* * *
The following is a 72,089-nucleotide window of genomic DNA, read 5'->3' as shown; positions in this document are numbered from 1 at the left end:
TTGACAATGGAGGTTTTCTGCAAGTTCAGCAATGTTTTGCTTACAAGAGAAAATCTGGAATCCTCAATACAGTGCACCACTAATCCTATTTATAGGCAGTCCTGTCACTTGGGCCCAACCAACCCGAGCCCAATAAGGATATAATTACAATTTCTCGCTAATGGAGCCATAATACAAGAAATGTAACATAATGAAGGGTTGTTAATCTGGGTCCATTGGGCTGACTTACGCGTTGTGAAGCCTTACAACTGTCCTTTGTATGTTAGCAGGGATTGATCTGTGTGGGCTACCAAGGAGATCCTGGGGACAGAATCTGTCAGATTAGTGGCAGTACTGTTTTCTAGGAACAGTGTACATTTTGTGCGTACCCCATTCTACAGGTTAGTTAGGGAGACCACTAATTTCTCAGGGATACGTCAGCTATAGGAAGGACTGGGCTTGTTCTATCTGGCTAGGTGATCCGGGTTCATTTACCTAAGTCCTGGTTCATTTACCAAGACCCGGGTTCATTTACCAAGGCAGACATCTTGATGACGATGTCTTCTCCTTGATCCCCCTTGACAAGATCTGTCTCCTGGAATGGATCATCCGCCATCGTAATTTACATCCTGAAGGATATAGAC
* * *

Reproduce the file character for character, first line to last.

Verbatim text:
The following is a 72,089-nucleotide window of genomic DNA, read 5'->3' as shown; positions in this document are numbered from 1 at the left end:
TTGACAATGGAGGTTTTCTGCAAGTTCAGCAATGTTTTGCTTACAAGAGAAAATCTGGAATCCTCAATACAGTGCACCACTAATCCTATTTATAGGCAGTCCTGTCACTTGGGCCCAACCAACCCGAGCCCAATAAGGATATAATTACAATTTCTCGCTAATGGAGCCATAATACAAGAAATGTAACATAATGAAGGGTTGTTAATCTGGGTCCATTGGGCTGACTTACGCGTTGTGAAGCCTTACAACTGTCCTTTGTATGTTAGCAGGGATTGATCTGTGTGGGCTACCAAGGAGATCCTGGGGACAGAATCTGTCAGATTAGTGGCAGTACTGTTTTCTAGGAACAGTGTACATTTTGTGCGTACCCCATTCTACAGGTTAGTTAGGGAGACCACTAATTTCTCAGGGATACGTCAGCTATAGGAAGGACTGGGCTTGTTCTATCTGGCTAGGTGATCCGGGTTCATTTACCTAAGTCCTGGTTCATTTACCAAGACCCGGGTTCATTTACCAAGGCAGACATCTTGATGACGATGTCTTCTCCTTGATCCCCCTTGACAAGATCTGTCTCCTGGAATGGATCATCCGCCATCGTAATTTACATCCTGAAGGATATAGAC